If you are looking for simple ways to update your home, focusing on lighting can do wonders and be very eco-friendly. Right now, light-source options include incandescent lights, compact fluorescents, halogens, and the newer LEDs (light-emitting diodes). Incandescent lighting is still the hallmark of a warmer, more yellow-toned light, if only because the perfect energy-conscious answer to incandescent lighting hasn’t arrived yet. That’s not to say that compact fluorescents, halogens, and LEDs are not making leaps and bounds in the industry.
Joey Martucci, President of LightLab Designs in Worcester, Massachusetts points out that over the years the use of lighting in home décor has undergone quite a transformation. In the 1980s, for instance, many home owners opted for fluorescents as a byproduct of a more decadent age. In the 1990s, incandescent lights had a revival. Now, and for the past decade, fluorescents and compact fluorescents have seen great improvements along with an increase in popularity again, but fluorescent fans are now more attracted to the bulb’s energy efficiency than sleek and modern look. When many people picture compact fluorescent lights, they envision a futuristic, twist-shaped bulb that emits a blinding white light. “Compact fluorescents have come a long way,” counters Joey, “and what is best about them is that they mimic natural light quite well.” He also notes that compact fluorescents can now be shaped like a normal light bulb. Recessed lighting has also offered advancements for compact fluorescents as the bulbs can be encapsulated in reflectors within the recessed light. With the evolution of the fluorescent light people enjoy a more energy-conscious light source without having to spare an inch on style.
But energy-savings improvements aren’t limited to the inside of the house. LED lights – now very popular for outdoor lighting – provide a more dark sky compliant light to reduce the light pollution in the night sky. Joey sees this movement gaining greater popularity on Cape Cod. LEDs make an excellent solution for landscape lighting while halogens provide a nice light for textiles. Both work well for illuminating walkways, but Joey says that LEDs hold a distinct advantage in lifespan. LEDs last for approximately 50,000 hours as opposed to 10,000 hours with halogens.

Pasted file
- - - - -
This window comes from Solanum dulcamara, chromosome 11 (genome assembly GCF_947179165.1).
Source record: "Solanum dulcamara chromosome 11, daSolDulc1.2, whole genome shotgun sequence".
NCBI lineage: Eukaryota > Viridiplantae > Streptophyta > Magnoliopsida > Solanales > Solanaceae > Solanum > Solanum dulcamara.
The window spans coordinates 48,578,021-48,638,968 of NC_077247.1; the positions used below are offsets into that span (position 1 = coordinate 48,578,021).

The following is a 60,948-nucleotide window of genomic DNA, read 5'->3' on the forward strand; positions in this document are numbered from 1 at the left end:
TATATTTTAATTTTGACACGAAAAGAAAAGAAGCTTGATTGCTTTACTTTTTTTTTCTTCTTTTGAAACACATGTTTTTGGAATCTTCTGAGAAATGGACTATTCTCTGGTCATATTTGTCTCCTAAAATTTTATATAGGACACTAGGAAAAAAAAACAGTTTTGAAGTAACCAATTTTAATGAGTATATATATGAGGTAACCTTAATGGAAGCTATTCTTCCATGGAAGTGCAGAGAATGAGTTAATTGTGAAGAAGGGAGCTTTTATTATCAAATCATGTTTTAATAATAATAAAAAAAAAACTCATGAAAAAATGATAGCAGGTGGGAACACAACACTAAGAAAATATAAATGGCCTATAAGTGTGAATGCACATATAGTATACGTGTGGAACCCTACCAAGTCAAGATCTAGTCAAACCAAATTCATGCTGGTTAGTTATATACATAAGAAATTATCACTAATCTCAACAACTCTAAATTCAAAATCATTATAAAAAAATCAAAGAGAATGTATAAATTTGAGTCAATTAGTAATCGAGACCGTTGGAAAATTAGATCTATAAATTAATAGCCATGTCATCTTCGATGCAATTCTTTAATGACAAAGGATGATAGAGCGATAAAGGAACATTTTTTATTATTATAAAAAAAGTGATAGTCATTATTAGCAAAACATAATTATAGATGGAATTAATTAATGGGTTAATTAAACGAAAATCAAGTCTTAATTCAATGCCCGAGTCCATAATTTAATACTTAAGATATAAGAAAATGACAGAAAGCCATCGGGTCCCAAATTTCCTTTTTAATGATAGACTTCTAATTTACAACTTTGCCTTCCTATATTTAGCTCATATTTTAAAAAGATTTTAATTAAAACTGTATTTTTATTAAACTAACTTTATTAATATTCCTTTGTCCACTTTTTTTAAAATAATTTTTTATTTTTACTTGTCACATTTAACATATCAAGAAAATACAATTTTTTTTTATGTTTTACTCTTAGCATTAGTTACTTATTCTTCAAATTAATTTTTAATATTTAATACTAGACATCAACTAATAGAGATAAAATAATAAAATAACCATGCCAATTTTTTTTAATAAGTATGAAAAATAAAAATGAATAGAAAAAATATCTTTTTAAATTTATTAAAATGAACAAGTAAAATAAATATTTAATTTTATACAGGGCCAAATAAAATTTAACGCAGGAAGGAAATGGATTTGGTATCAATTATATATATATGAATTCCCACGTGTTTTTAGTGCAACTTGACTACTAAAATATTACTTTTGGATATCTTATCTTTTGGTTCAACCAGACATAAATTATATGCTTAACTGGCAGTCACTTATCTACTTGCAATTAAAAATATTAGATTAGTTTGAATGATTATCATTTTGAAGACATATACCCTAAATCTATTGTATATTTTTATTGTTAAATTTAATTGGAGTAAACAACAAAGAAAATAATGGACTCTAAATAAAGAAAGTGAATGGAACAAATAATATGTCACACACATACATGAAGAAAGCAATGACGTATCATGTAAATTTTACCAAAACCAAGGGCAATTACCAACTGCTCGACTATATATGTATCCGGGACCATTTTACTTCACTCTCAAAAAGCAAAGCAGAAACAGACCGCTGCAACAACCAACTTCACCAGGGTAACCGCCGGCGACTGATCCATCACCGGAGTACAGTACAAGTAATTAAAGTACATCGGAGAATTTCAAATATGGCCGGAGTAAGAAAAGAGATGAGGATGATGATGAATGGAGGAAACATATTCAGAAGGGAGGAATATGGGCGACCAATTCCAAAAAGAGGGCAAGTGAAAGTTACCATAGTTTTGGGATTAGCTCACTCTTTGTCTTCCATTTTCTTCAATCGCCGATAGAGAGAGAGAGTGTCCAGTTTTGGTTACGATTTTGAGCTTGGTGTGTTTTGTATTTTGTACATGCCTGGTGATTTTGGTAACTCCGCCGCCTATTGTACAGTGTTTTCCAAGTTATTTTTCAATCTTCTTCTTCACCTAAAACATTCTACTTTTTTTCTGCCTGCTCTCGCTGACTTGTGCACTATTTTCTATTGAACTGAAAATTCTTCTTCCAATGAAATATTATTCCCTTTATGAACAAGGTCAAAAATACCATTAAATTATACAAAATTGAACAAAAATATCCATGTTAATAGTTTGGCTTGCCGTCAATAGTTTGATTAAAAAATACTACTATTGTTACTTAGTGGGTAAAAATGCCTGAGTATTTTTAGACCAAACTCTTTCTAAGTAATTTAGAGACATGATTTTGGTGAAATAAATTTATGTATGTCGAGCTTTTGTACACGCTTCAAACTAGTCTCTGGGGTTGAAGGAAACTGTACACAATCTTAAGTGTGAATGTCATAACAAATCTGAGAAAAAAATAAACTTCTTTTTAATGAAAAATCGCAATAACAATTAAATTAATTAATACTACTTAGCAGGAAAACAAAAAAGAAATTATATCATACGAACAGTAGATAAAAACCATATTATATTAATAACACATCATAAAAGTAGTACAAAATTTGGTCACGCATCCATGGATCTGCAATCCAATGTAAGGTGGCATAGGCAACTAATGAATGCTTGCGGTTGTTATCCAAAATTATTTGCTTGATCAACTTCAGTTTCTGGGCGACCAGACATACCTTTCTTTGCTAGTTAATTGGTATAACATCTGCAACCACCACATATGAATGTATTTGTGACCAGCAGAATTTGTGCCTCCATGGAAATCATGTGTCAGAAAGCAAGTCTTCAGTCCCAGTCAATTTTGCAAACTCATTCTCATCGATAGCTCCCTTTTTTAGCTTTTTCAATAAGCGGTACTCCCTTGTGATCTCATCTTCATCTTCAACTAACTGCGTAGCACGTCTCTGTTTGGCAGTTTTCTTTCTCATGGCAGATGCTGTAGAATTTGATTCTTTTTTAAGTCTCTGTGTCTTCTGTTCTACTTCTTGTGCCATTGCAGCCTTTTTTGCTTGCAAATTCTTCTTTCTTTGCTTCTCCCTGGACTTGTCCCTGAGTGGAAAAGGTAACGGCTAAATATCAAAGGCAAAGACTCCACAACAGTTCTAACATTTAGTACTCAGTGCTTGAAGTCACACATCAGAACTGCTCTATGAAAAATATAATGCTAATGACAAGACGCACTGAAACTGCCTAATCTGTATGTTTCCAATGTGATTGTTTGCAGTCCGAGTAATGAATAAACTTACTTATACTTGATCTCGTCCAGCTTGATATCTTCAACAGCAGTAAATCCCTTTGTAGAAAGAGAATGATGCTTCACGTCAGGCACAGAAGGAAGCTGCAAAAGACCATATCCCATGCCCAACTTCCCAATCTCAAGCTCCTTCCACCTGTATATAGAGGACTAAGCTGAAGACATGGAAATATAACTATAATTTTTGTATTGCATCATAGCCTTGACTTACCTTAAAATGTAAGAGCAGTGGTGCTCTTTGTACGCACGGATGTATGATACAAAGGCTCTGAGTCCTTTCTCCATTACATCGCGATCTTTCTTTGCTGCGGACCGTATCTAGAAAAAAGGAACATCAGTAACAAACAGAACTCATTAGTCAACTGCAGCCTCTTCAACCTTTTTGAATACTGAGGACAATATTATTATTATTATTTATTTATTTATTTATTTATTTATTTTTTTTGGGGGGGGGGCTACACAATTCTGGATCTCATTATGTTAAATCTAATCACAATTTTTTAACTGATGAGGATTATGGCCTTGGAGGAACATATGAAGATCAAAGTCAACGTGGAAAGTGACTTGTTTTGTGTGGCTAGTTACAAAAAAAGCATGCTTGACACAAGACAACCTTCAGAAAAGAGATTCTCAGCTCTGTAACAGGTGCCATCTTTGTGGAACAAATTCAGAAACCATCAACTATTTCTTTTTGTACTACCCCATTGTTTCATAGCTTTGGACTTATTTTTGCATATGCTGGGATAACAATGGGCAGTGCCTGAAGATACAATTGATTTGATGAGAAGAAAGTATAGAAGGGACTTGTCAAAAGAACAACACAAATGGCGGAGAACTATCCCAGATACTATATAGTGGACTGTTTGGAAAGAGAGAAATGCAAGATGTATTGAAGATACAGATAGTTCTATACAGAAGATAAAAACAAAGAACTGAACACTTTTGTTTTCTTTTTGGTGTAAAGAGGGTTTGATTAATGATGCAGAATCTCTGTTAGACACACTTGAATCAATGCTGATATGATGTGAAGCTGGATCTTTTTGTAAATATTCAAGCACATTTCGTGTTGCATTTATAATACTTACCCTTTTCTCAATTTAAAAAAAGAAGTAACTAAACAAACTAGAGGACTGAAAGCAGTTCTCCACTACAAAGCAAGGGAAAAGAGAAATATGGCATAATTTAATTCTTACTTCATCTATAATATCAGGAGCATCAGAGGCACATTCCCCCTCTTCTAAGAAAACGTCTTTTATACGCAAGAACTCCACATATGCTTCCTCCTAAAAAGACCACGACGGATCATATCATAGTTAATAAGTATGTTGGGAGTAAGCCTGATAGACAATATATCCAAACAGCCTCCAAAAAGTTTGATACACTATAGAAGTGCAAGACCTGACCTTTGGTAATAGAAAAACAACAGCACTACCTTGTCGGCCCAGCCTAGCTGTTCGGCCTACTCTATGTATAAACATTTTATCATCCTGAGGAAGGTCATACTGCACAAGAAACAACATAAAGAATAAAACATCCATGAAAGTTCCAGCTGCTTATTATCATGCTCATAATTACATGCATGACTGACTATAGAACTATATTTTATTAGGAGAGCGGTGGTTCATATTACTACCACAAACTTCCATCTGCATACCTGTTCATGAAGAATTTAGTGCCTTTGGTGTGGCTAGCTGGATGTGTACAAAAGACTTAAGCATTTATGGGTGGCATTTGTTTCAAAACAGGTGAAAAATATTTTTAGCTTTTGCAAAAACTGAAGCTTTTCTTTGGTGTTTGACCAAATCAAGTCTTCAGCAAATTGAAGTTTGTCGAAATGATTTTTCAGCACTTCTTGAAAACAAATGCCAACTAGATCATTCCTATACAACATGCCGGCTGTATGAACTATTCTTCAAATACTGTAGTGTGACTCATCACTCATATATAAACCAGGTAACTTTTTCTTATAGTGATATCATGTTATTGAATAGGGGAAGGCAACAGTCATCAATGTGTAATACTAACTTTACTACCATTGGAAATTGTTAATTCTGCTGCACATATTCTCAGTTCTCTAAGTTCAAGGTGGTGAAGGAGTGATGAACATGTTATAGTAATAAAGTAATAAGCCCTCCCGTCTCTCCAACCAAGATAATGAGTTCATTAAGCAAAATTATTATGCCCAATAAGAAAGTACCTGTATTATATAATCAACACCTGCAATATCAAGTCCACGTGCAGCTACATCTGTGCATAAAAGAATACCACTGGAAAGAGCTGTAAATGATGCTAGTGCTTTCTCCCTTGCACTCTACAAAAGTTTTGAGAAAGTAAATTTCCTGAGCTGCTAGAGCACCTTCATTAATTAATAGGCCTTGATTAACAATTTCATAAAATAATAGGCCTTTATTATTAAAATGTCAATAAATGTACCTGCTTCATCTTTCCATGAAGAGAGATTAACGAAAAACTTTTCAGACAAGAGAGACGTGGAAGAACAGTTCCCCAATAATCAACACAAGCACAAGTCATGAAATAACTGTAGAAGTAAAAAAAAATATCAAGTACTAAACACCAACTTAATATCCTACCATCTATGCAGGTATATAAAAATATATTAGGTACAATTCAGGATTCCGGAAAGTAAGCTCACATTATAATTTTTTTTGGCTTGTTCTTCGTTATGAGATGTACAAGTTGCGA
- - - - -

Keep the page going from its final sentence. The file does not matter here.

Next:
That said, it is important to remember that there are pros and cons to each available light source. While the price of LED lights is coming down and they offer more energy-efficient lighting than halogens, they cannot offer all of the different light colors that people would need or expect to fully integrate them into their homes. LEDs also emit a cooler light and therefore create a cooler feel to the light – appropriate for some modern office settings but at odds with a warm living room. Halogens bulbs provide a more energy efficient lighting solution than incandescent light and emit a warmer light than LEDs, but, as previously stated, neither LEDs nor halogens have perfected the warm light of incandescent lighting. For this reason, Joey doesn’t advocate putting all of one type of light in the home but rather a mixture of light sources and fixtures.
When it comes to incorporating eco-friendly lighting into your home design, trying to take on a whole house all at once can be overwhelming. “Start small by slowly incorporating energy-saving light bulbs into your home,” instructs Joey. For decorative fixtures, incandescent lighting is still the best option. In other indoor areas it depends on the room and how the light will be used to highlight different areas. More generally speaking, LEDs make a good option for a laundry room or closet area or for use in reading lamps and task-oriented lighting.
At the very least look for Energy Star certified lighting and fixtures, all of which meet stricter energy-saving standards. The technology behind energy-saving light bulbs is still quite new and consumers need to know the outcome of the lighting before putting it into different areas of their home. “On an aesthetic level, when making a decision about what type of lighting to use, it is most important to be cognizant of how each type of lighting will affect the surrounding area,” states Joey. Take a subjective approach to decorating your home with energy-savings lighting; knowing that incandescent light provides a warmer feel and that compact fluorescents, LEDs, and halogens tend to be cooler, first test areas to make sure that the light is providing the right ambiance for the room. Let the room and setting dictate the lighting, and keep in mind that moderation is key. Although Thomas Edison’s incandescent lighting provides a standard for warm light color, it won’t be around forever, and the newer technology is worth giving a second look.